Last October, Tara Parker-Pope’s article in the New York Times “Well” Section highlighted a troubling milestone in the decades-long rise in breast cancer in African American Women.  In fact, incedence of breast cancer has been on a steady rise for the past quarter century due to a complex array of trends, both nationally, and in African American communities.

A Breast Cancer Milestone We Can Reverse!

Here’s an excerpt from Tara Parker-Pope, A Grim Breast Cancer Milestone for Black Women, New York Times, Well, October 29, 2015.

“It is a crisis,” said Marc Hurlbert, chief mission officer for the Breast Cancer Research Foundation. “The increasing incidence is unfortunate because the mortality rate for black women is already so much higher, and now if more women are getting breast cancer, then unfortunately, the number of black women dying from the disease will go up.”

Over all, the report painted a grim picture of the state of breast cancer in African-American women, showing that advances in diagnosis and treatment that have sharply improved survival rates from breast cancer and saved countless lives have largely bypassed African-American women. By virtually every measure of the disease — age of diagnosis, age of death, stage of diagnosis — black women are at a significant disadvantage compared with white women, the data show.  (End excerpt.)

The Importance of Early Detection

Breast Cancer Milestone in the African American CommunityI’m particularly sensitive to this statistical milestone as a women’s health specialist fighting against this trend by empowering women to schedule annual mammograms with their physical exam. My message is simple: take early detection of breast cancer seriously.  My work in under-served communities brings me face to face with the real-life dynamics complicating even the simplest steps toward early detection. Yet, I’m hopeful that by keeping the message front and center, we might reverse this troubling trend and the higher rates of mortality that accompany it.

No matter your age, if it’s been longer than 12 months since your last mammogram, you should schedule your physical examination and mammogram as soon as possible.  There’s no better way to celebrate your birthday than to schedule your annual check-up and mammogram at around the same time.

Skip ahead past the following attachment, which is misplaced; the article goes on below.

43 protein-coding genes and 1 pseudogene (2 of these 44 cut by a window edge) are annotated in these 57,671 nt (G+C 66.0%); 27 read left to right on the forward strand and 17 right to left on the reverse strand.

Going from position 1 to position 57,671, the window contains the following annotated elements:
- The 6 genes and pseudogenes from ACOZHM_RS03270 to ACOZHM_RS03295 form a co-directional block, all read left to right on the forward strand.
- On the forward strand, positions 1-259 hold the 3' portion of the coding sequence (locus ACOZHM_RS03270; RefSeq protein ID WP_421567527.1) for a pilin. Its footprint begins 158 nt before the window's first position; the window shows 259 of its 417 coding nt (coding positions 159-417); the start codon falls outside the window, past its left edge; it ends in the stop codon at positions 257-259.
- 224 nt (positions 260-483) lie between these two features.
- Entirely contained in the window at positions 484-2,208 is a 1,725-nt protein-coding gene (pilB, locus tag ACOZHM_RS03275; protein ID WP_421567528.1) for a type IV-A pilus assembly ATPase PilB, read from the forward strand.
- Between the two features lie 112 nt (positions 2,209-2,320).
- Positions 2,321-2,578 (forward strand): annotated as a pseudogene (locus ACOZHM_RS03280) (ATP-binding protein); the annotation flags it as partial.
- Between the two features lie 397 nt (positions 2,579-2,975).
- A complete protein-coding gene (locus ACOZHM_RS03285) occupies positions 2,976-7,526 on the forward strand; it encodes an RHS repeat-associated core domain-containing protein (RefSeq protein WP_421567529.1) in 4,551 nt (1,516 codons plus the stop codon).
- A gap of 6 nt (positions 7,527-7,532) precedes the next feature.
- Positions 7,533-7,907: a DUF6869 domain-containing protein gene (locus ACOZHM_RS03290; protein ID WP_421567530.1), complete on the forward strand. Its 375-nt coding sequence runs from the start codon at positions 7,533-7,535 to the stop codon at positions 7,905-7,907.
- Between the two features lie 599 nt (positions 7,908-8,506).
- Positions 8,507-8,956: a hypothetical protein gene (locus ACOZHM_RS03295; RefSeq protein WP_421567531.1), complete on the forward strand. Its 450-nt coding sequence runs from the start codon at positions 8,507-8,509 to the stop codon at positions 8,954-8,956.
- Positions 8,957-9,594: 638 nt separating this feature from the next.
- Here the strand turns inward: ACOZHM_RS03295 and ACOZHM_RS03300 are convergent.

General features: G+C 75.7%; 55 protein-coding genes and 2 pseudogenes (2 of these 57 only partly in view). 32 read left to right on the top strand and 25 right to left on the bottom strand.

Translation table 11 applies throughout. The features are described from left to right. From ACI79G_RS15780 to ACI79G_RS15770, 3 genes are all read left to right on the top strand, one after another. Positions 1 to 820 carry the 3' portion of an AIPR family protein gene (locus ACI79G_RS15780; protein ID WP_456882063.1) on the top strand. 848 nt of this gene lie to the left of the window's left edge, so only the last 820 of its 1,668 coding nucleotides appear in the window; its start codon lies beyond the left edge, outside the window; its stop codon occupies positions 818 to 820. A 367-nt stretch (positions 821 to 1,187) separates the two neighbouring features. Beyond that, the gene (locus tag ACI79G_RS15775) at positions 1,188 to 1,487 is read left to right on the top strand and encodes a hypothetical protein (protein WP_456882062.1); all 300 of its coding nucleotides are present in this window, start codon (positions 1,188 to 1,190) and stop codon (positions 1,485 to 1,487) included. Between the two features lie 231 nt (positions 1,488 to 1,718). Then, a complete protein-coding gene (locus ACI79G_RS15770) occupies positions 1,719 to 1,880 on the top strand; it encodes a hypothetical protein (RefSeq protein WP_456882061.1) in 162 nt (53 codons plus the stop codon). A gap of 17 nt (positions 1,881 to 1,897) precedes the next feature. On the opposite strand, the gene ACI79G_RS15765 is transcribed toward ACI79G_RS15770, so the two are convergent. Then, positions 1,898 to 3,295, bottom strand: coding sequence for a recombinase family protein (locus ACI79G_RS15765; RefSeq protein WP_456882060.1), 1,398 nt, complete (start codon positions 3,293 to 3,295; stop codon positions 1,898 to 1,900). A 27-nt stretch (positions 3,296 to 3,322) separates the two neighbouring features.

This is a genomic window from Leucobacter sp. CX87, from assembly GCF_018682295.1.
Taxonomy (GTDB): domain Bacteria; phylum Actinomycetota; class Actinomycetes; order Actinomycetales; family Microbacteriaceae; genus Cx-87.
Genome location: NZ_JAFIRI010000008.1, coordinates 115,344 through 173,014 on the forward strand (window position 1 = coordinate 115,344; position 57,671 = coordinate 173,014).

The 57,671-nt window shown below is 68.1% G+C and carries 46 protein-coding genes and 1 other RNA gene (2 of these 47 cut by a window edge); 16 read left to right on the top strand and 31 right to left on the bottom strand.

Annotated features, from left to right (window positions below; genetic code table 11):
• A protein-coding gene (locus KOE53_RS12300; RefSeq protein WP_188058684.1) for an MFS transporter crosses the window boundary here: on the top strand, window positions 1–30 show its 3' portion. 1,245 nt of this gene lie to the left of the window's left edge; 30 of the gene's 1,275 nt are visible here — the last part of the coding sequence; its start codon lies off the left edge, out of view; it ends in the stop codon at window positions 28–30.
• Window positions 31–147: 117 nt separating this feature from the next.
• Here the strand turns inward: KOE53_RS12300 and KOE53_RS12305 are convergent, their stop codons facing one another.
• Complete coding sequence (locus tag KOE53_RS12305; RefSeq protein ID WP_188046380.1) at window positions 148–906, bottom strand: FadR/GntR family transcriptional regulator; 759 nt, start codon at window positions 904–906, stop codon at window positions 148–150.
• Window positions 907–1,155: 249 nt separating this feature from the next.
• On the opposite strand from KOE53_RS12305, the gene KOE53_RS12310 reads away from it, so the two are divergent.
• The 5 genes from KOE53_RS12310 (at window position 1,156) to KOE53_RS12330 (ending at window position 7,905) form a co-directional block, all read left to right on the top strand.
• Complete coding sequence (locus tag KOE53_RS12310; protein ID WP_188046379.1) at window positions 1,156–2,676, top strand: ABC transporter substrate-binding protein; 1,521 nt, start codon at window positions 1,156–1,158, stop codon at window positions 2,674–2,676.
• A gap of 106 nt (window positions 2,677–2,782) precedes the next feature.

(Excerpted and paraphrased from Tara Parker-Pope, A Grim Breast Cancer Milestone for Black Women, New York Times, Well, October 29, 2015.)

The reasons for the increase in breast cancer rates are complex and are thought to be driven largely by rising obesity rates among African-American women. Researchers also believe that changes in reproductive patterns may play a role, as more African-American women delay childbirth and have fewer children. Both are recognized risk factors for breast cancer.

Black women are given breast cancer diagnoses at younger ages and die from the disease at younger ages than white women, suggesting that the disease may exact a greater economic and family toll on blacks by stealing more of a woman’s most productive years. The median age at diagnosis is 58 for black women and 62 for white women. The median age for breast cancer death is 62 for black women and 68 for white women.

The data for the report was obtained from the Surveillance, Epidemiology, and End Results (SEER) program of the National Cancer Institute, a program that has been collecting information on cancer patients since 1973.

For more background on breast cancer trends in the African American community, read a previous article by Tara Parker-Pope, New York Times article.

http://well.blogs.nytimes.com/2014/03/03/the-breast-cancer-racial-gap/?login=email

For more information about the research behind this milestone, read her full article here.

Don’t put off scheduling your next annual physical and mammogram. At Women’s Health of Chicago, we can do both right here in the same office, often without having to schedule a separate appointment.  It could be a matter of life and death for our sisters and loved ones.  Spread the word!